The battle over the correct amount and pace of high-density development in the town of Summerfield is still up in the air; however, one important piece of that equation is in place after the Tuesday, Nov. 7 election: Summerfield Mayor Tim Sessoms, who will play a large role in regard to the pace of coming development, was chosen by town voters to keep that job.
Sessoms was up against challenger Linda Wendelken, who many argued would have put more checks and balances on future development in the town than Sessoms will in his next term.
After the voters spoke with their ballots on Tuesday, Sessoms had garnered 1,457 votes for mayor to Wendelken’s 1,228 votes. That meant that the incumbent Sessoms pulled in just over 54 percent of the vote, while Wendelken garnered just under 46 percent.
There were only six write-in votes in that race.
One of Sessoms’ first orders of business as the new mayor will be continuing his attempt to keep the town in one piece. Sessoms has been trying to work with developer and farmer David Couch to come to an agreement on terms for Couch’s proposed nearly 1000-acre residential and mixed-use development. If no agreement can be reached, Couch may pursue an ongoing effort to work with state lawmakers to de-annex that property from the town.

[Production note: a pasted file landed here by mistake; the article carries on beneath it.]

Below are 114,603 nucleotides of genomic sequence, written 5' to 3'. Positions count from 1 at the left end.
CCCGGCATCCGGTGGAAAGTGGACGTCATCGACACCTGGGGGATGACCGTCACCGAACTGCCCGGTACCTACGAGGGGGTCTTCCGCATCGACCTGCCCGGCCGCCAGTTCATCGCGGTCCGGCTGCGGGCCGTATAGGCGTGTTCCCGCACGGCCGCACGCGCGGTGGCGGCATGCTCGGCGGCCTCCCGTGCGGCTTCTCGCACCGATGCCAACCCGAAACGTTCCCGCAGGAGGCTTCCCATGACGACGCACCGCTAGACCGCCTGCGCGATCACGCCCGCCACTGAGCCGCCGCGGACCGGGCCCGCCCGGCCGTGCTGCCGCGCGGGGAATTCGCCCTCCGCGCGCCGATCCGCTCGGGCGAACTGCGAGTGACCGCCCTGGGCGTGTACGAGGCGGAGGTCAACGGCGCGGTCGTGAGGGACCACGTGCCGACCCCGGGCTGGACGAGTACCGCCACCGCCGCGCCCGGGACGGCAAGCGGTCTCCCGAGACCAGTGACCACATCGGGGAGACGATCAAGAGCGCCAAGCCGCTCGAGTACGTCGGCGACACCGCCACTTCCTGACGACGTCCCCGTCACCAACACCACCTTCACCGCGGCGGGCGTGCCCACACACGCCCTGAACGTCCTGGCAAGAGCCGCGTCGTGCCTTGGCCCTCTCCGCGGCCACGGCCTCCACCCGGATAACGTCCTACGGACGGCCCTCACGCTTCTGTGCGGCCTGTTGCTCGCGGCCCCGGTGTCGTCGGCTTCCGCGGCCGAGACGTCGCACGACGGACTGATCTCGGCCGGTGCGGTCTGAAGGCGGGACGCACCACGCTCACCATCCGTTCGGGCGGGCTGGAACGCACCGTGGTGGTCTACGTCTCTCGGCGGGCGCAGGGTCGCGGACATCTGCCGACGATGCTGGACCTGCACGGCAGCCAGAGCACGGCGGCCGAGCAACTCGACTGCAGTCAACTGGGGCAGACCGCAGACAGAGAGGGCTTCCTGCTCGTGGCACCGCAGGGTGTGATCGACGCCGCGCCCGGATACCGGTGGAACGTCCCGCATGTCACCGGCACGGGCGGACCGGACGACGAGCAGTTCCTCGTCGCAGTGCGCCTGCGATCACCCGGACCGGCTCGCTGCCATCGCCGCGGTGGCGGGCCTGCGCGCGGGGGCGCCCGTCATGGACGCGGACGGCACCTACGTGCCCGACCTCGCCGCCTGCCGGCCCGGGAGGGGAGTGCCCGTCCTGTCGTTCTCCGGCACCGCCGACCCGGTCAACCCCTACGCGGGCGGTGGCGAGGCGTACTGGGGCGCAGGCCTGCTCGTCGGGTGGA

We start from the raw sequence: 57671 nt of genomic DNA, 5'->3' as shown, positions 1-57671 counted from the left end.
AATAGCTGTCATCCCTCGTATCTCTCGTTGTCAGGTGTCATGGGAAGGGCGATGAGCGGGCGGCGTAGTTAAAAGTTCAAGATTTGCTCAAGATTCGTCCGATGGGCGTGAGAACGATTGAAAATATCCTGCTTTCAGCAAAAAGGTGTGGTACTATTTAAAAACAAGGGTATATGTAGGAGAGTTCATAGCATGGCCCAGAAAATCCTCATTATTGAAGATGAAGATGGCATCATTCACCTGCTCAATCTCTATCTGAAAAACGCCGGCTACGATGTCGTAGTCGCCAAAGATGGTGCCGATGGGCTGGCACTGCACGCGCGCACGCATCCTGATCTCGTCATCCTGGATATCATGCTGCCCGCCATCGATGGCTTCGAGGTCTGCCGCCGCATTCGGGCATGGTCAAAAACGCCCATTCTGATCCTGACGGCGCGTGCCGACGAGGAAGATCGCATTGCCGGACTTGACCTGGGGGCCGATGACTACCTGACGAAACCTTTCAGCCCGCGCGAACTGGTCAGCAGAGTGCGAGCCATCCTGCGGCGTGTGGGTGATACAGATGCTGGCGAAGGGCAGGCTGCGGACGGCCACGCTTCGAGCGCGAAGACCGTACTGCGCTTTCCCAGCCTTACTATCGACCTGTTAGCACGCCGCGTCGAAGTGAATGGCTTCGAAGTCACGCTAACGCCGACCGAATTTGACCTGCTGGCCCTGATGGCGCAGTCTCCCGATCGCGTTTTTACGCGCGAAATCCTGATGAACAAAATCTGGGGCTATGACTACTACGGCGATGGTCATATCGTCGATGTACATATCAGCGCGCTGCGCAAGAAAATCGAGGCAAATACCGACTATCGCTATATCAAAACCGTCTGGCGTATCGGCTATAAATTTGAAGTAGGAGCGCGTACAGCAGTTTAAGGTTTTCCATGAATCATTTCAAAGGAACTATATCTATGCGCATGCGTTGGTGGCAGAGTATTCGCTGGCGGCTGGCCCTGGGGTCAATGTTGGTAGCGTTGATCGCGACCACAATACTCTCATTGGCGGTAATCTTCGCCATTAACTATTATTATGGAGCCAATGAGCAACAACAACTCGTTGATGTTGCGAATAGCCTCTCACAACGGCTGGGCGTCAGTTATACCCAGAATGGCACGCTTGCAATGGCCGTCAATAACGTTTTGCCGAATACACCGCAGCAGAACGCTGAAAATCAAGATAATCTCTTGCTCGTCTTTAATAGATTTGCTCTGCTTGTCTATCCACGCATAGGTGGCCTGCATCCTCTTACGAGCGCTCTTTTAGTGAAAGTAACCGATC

After the votes were counted on Tuesday evening, Don Wendelken – the husband of Linda Wendelken who helped manage her campaign – said that, despite the loss, he felt much good had come from the run.
He said his wife and other Town Council candidates on the same team –who did win seats on the Town Council – really got the word out and helped inform a substantial number of Summerfield residents about the issues now facing Summerfield.
“It was a lot of hard work,” he said. “Linda fought well and knocked on a lot of doors and did a lot to open people’s eyes.”